The Record-Breaking Aggregates Industry

The publicly traded companies are out with their full-year 2023 financial reports and by all accounts it was a record-breaking year.

  • Vulcan Materials reported total revenues of $1.83 billion in the fourth quarter versus $1.73 billion in the fourth quarter of 2022; and $7.78 billion for full-year 2023 versus $7.32 billion for full-year 2022. That is a company record.
  • Martin Marietta Materials, for full-year 2023, reported total revenues of $6.78 billion versus $6.16 billion in 2022, a 10% improvement. That is a company record.
  • Cemex operations in the United States reported net sales of $5.34 billion. That is a company record.
  • Knife River reported full-year 2023 consolidated revenue of $2.8 billion, a 12% increase from the prior-year period. That is a company record.
  • Summit Materials Inc. net revenue increased $220.7 million, or 9.9%, in 2023 to $2.4 billion. That is a company record.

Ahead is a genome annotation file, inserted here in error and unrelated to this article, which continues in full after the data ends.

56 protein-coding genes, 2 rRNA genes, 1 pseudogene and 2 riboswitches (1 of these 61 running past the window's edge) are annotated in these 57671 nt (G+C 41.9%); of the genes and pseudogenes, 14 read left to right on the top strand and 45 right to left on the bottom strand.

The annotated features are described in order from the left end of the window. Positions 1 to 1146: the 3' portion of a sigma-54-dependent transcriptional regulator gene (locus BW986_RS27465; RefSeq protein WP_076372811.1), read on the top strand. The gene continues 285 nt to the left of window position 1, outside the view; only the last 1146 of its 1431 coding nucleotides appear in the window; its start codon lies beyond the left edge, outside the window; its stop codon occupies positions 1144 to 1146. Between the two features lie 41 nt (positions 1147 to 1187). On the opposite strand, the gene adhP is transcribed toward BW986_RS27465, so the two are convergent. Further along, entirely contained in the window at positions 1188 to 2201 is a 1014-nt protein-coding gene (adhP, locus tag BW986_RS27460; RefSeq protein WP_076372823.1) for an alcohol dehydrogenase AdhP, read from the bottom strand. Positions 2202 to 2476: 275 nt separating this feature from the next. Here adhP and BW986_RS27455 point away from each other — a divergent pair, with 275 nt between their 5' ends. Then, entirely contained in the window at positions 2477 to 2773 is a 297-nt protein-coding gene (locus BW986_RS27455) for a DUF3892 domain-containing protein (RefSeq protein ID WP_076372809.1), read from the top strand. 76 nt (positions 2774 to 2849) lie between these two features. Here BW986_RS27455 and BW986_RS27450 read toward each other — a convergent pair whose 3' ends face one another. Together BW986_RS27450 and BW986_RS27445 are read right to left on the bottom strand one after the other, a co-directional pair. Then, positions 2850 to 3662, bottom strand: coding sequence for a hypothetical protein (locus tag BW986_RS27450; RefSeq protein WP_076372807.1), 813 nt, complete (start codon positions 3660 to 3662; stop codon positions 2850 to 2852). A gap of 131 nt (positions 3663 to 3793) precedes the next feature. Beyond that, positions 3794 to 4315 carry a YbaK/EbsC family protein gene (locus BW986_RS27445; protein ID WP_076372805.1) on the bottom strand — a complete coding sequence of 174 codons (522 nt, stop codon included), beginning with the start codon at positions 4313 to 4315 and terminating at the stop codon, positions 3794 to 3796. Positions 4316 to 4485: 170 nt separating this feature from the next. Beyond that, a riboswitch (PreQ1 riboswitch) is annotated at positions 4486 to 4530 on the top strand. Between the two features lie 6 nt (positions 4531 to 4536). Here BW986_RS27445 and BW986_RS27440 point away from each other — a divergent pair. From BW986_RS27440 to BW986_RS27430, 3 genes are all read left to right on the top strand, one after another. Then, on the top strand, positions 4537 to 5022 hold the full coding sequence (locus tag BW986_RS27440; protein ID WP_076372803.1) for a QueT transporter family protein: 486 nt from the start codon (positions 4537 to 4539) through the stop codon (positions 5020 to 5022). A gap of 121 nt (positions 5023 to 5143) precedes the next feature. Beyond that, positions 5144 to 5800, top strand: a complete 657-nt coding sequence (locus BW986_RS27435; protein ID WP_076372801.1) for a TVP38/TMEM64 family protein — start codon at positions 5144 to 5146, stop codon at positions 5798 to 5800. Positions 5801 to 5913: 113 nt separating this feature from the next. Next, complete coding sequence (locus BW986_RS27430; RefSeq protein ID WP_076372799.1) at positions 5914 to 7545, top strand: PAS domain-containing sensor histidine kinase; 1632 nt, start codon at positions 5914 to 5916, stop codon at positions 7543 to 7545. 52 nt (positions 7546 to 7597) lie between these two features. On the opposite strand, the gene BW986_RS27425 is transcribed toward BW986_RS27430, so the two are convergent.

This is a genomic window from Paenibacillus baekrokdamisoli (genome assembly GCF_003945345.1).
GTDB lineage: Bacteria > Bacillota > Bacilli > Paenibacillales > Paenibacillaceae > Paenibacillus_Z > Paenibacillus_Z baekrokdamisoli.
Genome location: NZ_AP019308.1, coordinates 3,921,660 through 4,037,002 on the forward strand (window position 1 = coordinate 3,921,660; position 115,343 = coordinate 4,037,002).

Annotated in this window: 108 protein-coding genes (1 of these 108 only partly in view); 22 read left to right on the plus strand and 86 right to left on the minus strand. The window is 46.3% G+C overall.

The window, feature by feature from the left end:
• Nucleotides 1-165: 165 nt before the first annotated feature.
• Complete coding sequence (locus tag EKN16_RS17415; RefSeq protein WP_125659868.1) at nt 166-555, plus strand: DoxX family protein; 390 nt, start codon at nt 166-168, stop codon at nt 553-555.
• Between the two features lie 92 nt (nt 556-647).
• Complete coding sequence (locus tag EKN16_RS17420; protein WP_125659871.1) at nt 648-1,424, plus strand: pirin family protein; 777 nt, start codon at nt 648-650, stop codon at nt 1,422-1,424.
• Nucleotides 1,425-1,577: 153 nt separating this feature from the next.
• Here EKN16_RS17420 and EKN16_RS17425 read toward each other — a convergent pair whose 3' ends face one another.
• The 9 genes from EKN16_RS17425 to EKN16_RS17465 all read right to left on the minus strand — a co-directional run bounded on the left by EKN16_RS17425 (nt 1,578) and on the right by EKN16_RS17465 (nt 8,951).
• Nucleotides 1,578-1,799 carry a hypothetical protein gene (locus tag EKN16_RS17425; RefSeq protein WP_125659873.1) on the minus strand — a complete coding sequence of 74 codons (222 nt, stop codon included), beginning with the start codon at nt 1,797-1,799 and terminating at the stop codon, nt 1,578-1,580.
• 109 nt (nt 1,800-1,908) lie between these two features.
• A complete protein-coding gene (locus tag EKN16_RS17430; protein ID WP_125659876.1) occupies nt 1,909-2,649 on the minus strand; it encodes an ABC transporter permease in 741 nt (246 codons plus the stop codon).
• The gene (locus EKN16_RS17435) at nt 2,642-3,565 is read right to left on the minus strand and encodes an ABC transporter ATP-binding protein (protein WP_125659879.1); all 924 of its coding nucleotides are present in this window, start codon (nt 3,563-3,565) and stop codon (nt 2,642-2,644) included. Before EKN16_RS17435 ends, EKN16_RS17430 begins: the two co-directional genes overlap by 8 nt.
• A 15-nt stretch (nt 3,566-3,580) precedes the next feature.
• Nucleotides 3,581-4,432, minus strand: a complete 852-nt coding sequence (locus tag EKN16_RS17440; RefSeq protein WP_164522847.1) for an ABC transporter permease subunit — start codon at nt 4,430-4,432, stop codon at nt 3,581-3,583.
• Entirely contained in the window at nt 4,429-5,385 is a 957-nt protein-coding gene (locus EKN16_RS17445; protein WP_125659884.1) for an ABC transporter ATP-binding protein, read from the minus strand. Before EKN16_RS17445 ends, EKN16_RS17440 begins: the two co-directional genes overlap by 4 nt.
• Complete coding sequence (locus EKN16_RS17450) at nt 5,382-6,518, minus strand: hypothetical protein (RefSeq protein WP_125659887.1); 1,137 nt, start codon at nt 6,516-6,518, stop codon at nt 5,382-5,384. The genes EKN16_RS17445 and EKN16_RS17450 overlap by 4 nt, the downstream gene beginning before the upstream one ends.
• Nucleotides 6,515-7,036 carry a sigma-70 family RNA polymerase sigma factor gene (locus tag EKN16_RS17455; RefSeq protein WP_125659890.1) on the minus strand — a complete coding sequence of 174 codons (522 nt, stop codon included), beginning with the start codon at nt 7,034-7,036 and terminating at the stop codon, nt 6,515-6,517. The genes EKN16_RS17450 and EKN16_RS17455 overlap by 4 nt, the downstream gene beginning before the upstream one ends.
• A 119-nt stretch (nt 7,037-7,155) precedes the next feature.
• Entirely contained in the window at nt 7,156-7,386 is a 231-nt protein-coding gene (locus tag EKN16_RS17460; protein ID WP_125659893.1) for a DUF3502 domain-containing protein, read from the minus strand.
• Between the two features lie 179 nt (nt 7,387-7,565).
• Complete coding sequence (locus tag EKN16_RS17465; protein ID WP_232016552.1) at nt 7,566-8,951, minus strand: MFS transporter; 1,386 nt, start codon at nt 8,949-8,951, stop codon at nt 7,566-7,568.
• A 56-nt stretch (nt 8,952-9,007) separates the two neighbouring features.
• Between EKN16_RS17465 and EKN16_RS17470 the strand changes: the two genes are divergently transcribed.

The list goes on.

While vibrant market conditions continue to drive performance for aggregates operations, there is no discounting the impact of the healthy price increases that companies are also reporting.

Rock Products’ pricing guru, Barry Hudson of Price Bee, said that the lessons learned from the past few years of record inflation have been taken onboard by the publicly traded companies and pricing strategies have been implemented to at least cover the higher input costs.

“However, smaller players are still lacking appropriate methodologies to execute effective pricing, and even though revenues may be higher, or even at record levels, they are still falling behind in total profitability,” Hudson said.

Now in the middle of the Infrastructure Investment and Jobs Act, which has supported more than 56,000 eligible transportation improvements in all 50 states during the last two years, spanning nearly every U.S. county, the aggregates industry continues to push the envelope to rebuild America.

To be sure, there are market hiccups and unexpected developments. That’s to be expected. But the positives certainly outweigh the alternatives right now.

Mark Kuhar, Editor

Mark S. Kuhar, editor
[email protected]
(330) 722‐4081
Twitter: @editormarkkuhar

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